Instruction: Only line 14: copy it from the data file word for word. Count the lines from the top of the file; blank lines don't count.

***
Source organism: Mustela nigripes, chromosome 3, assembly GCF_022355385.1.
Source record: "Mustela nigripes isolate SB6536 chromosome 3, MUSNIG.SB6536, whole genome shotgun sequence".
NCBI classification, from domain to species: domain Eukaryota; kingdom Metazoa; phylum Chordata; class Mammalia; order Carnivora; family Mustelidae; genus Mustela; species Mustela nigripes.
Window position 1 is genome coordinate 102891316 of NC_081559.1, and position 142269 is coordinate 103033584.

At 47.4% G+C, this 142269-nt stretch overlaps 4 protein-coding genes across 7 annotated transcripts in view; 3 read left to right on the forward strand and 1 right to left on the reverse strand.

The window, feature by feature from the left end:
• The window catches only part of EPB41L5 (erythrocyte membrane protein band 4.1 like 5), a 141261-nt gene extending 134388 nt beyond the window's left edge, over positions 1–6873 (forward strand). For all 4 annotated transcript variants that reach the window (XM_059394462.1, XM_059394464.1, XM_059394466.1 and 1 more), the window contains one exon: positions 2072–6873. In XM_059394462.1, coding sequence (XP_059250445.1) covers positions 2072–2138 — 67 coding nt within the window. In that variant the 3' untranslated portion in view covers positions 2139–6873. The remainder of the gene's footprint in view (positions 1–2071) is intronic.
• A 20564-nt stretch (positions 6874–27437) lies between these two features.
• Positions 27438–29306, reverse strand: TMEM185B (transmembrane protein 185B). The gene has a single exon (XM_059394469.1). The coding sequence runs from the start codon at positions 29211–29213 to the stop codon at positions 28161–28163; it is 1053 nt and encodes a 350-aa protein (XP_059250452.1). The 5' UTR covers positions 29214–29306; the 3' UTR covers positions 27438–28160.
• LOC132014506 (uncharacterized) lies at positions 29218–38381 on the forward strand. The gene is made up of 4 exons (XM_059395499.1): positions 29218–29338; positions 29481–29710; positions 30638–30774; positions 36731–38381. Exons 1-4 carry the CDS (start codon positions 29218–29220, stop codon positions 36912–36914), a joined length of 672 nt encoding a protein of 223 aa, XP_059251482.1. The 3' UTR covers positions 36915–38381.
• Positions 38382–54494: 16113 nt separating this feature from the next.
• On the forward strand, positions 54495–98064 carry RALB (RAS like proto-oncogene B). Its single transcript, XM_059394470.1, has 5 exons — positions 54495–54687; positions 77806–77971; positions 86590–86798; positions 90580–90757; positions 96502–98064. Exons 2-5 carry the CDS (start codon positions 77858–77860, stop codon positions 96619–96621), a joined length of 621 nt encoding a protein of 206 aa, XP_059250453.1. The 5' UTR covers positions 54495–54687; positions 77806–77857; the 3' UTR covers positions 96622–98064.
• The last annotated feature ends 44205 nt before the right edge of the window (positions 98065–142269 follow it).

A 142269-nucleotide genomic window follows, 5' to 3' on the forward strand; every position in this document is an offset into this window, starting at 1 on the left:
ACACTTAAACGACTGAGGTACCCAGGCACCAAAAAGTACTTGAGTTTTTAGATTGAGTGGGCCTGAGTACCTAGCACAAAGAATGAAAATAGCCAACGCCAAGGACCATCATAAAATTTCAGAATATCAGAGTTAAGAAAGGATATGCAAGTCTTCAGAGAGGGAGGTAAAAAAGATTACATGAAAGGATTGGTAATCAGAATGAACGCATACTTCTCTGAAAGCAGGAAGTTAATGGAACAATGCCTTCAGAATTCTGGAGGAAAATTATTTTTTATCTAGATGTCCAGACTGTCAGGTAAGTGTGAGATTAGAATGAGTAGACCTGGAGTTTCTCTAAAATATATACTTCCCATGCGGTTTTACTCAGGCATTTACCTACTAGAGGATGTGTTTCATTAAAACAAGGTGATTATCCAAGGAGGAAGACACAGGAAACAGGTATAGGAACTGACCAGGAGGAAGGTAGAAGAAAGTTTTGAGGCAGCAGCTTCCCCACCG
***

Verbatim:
A 142269-nucleotide genomic window follows, 5' to 3' on the forward strand; every position in this document is an offset into this window, starting at 1 on the left: